Vasily Kalinnikov

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Vasily Kalinnikov

Vasily Sergeyevich Kalinnikov (Russian: Васи́лий Серге́евич Кали́нников; 13 January 1866 [O.S. 1 January 1866] – 11 January 1901 [O.S. 29 December 1900]) was a Russian composer. His body of work consists of two symphonies, several additional orchestral works, and numerous songs, all of them imbued with characteristics of folksong. His symphonies, particularly the First, were frequently performed in the early 20th century.

His younger brother Viktor Kalinnikov (1870–1927) was also a composer, mainly of choral music.


Kalinnikov was a police official's son. He studied at the seminary at Oryol, becoming director of the choir there at fourteen. Later he went to the Moscow Conservatory but could not afford the tuition fees. On a scholarship, he went to the Moscow Philharmonic Society School, where he received bassoon and composition lessons from Alexander Ilyinsky. He played bassoon, timpani and violin in theater orchestras and supplemented his income working as a music copyist.[1]

In 1892, Pyotr Ilyich Tchaikovsky recommended Kalinnikov for the position of main conductor of the Maly Theatre, and later that same year to the Moscow Italian Theater. However, due to his worsening tuberculosis, Kalinnikov had to resign from his theater appointments and move to the warmer southern climate of the Crimea. He lived at Yalta for the rest of his life, and it was there that he wrote the main part of his music, including his two symphonies and the incidental music for Alexey Tolstoy's Tsar Boris.[1] In Yalta he joined two other famous tubercular patients, Maxim Gorky and Anton Chekov.[2] Exhausted, he died of tuberculosis on 11 January 1901, just two days before his 35th birthday. He was survived by his widow[citation needed] and his brother, Viktor Kalinnikov, who composed choral music and taught at the Moscow Philharmonic Society School.[1]

Vasily Kalinnikov's reputation was established with his First Symphony, written between 1894 and 1895, which had great success when Alexander Vinogradsky conducted it at a Russian Musical Society concert in Kyiv on 20 February 1897. Further performances swiftly followed, in Moscow, Vienna, Berlin, and Paris.[1] It was not published until after his death.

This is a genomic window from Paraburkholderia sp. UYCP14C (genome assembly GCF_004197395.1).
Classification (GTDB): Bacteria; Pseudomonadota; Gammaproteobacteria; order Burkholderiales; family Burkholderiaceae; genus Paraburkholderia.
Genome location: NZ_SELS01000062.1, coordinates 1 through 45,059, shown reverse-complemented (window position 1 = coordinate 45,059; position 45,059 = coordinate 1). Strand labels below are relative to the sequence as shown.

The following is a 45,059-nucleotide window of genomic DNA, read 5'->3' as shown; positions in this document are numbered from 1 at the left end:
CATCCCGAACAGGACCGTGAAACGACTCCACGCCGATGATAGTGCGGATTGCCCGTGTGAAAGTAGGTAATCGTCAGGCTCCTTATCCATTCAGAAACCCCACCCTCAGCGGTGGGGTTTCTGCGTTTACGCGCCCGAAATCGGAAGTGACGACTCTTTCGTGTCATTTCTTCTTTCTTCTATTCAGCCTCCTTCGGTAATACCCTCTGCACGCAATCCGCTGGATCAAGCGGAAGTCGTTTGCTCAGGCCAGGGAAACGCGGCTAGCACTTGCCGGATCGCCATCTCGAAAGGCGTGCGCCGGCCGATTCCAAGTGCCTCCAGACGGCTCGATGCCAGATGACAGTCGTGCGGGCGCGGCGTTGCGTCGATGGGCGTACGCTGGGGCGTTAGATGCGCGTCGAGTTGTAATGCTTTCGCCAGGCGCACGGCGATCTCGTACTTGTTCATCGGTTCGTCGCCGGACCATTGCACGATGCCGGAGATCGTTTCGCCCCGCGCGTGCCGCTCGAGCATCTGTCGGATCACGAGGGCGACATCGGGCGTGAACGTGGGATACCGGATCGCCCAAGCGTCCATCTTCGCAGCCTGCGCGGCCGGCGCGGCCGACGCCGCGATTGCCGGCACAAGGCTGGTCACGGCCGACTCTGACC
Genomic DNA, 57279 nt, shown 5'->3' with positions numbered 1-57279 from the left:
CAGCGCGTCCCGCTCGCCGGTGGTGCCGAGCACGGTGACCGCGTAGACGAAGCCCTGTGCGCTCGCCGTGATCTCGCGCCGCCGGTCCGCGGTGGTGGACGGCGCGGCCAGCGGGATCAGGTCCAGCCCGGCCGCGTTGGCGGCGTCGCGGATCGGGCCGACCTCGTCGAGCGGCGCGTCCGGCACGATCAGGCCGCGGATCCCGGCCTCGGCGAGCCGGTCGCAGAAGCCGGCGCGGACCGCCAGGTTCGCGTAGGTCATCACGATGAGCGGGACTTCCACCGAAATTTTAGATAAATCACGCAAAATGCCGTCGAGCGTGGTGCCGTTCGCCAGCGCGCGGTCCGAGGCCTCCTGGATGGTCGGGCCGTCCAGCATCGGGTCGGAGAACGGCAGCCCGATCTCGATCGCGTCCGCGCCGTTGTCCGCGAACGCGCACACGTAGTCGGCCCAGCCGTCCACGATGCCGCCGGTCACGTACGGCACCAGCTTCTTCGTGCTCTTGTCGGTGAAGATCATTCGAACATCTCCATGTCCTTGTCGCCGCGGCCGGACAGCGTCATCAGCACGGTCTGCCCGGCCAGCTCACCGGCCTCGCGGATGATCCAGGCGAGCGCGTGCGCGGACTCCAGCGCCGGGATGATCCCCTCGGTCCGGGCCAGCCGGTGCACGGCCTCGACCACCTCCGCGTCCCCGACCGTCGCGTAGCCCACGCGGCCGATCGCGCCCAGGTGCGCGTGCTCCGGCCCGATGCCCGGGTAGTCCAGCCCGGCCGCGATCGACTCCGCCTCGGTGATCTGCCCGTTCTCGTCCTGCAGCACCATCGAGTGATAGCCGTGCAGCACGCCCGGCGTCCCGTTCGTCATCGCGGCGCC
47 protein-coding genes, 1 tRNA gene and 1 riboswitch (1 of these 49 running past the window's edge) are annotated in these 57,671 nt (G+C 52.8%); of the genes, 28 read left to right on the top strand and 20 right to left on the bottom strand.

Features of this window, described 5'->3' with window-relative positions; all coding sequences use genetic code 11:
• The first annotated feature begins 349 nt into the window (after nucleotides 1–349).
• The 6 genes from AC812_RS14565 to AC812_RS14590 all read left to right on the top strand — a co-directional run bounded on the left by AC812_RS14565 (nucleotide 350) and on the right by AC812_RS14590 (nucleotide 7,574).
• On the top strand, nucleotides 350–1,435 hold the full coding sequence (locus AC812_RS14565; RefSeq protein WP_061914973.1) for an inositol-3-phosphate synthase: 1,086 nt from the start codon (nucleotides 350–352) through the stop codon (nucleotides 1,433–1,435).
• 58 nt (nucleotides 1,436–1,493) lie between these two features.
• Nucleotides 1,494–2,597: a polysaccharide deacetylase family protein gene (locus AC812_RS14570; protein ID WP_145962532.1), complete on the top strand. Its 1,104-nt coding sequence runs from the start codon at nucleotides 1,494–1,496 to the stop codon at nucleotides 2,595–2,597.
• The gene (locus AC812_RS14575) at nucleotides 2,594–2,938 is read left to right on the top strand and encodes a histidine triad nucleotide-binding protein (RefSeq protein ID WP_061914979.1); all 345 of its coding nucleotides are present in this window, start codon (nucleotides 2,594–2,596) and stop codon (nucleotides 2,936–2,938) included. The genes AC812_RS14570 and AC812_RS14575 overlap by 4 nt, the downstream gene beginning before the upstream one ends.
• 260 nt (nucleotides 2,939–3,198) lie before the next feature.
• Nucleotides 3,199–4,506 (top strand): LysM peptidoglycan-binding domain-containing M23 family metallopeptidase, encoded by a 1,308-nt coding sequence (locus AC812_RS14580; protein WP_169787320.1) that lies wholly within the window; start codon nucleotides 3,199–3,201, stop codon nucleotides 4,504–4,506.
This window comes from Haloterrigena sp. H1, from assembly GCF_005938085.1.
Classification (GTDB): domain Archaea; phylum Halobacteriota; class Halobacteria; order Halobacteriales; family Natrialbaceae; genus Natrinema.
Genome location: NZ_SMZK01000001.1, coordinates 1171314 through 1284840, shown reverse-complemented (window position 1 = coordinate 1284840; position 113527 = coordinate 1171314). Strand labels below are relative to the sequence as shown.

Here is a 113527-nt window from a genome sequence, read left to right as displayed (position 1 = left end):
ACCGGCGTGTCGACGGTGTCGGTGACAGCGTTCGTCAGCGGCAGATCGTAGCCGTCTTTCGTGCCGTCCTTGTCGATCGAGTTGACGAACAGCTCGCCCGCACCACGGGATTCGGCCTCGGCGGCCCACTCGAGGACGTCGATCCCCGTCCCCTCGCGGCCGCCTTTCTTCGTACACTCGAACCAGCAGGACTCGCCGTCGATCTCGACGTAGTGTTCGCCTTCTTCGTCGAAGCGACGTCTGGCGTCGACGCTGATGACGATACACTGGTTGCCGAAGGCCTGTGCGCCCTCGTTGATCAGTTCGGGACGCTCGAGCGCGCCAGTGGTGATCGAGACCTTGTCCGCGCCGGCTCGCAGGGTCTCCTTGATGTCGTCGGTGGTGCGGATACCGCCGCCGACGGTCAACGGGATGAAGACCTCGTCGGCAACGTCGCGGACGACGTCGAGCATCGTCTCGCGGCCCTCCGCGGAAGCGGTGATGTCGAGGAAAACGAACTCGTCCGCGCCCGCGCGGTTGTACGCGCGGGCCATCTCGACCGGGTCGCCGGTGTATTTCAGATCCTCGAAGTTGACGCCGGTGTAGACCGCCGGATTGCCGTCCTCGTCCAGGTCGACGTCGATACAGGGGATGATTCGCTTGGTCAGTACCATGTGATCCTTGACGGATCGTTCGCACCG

At Sergei Rachmaninoff's suggestion (following a visit to Kalinnikov in his illness), Tchaikovsky's publisher P. Jurgenson bought three Kalinnikov songs for 120 rubles. After Kalinnikov's death Jurgenson purchased the Symphony No. 2 in A major and other works from his widow for a high sum, commenting that his death "had multiplied the value of his works by ten".[3]

In Russia, his First Symphony remains in the repertory, and his place in musical history is secure.[1] On 7 November 1943, Arturo Toscanini conducted the NBC Symphony Orchestra in a rare broadcast performance of the First Symphony; although the performance was recorded, it was never commercially released by RCA Victor, but was released as a CD recording in 2006.[4]


Vasily Sergeyevich Kalinnikov
  • In 1812 (В 1812 году) (1899–1900); incomplete
  • Fugue in D minor (1889)
  • Nymphs (Нимфы), Symphonic Picture after Ivan Turgenev (1889)
  • Serenade (Серенада) in G minor for string orchestra (1891)
  • Suite (Сюита) in B minor (1891–1892)
  • Bylina (Былина: Эпическая поэма), Epic Poem (Overture) (c. 1892)
  • Overture in D minor (1894)
  • Symphony No. 1 in G minor (1894–1895)
  • Symphony No. 2 in A major (1895–1897)